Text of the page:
Are basement apartments the secret weapon in NYC's battle for affordable housing?

By Virginia K. Smith | November 4, 2016 - 3:59PM 

New Yorkers in the know have long been aware that ground-floor and basement apartments are prime opportunities for bargains, and for good reason: Besides the lack of natural light, living on a lower level increases your risk of break-ins from intruders of the human, insect, and rodent variety. But are the city's basement units also a magic bullet for the affordable housing crisis?

The idea was discussed at a recent Crain's panel, where Jerilyn Perine of the Citizen Housing and Planning Council pointed out how "we speak about building bigger... and we get angry if communities don't like it or raise questions, but we don't speak about creating a path for legalizing basements in small homes."

Perine noted that such a move could add "anywhere from 50,000 to 100,000 [apartments] that could be put into the marketplace," a particular boon to the sorely over-stretched market for studios. (While many New Yorkers opt to live alone, there are disproportionately few apartment options sized and priced with a single resident in mind.)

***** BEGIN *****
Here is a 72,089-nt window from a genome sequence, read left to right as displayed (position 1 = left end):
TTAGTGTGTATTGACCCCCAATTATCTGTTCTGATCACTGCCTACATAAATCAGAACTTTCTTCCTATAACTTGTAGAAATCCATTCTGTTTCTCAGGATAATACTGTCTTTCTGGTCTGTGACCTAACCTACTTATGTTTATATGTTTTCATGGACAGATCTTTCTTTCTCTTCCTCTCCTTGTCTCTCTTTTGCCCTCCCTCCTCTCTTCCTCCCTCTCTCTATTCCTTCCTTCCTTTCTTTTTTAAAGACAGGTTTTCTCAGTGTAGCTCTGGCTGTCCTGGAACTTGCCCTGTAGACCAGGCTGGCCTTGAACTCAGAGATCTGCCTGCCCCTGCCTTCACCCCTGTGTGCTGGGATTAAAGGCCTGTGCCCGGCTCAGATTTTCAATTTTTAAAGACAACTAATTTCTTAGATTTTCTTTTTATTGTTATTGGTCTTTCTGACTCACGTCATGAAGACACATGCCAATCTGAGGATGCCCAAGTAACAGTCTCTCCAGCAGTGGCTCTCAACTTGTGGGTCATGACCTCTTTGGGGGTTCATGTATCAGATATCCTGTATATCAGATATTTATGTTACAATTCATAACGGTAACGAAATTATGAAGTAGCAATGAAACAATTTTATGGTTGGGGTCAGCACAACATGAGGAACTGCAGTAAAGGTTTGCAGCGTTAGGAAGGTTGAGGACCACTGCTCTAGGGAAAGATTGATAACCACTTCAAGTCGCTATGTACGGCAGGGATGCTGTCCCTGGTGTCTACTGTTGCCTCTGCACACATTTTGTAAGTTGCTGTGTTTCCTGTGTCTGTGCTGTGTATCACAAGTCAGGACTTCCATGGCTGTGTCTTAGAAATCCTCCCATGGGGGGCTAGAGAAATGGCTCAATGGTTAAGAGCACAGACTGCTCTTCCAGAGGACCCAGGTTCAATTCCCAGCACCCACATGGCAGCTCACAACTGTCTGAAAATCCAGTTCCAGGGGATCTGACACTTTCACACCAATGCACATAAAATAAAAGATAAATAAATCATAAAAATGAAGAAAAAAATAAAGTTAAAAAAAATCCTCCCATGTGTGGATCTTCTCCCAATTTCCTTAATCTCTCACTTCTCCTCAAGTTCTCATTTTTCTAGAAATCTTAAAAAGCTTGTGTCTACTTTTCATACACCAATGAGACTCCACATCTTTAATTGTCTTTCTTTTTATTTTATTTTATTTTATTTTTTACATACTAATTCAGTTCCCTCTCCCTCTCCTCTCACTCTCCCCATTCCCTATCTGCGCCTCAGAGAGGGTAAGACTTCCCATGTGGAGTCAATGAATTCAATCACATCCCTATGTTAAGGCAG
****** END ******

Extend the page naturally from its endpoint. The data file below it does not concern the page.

However, basement apartments pose unique safety and health risks, meaning they'd have to be tightly regulated if the city were to allow more of them to come onto the market.

"I'm generally in favor of anything that's going to allow for more housing," says tenants rights attorney Sam Himmelstein (FYI, a Brick sponsor). "But you have to be very careful about the fire and safety code with basement apartments."

There are a number of reasons why a basement apartment may be deemed illegal under current housing code, such as lack of light, insufficiently large windows, or being too close to a boiler. "Oftentimes, there's not enough ventilation and usually no easy way out," says Himmelstein.

That said, with the right attention to housing code, the idea could work, and indeed, was initially a part of Mayor Bill de Blasio's housing plan as it was introduced in 2014, though as Crain's points out, it has since taken a backseat to other initiatives. (We've reached out to the Mayor's office for comment, and will update if we hear back.)

"I think it's probably a good idea, as long as there are pretty stringent code and safety requirements, that address those issues like ventilation, light, and egress," says Himmelstein.

Stay tuned to see if a rush of basement listings suddenly hits the market in the coming months.


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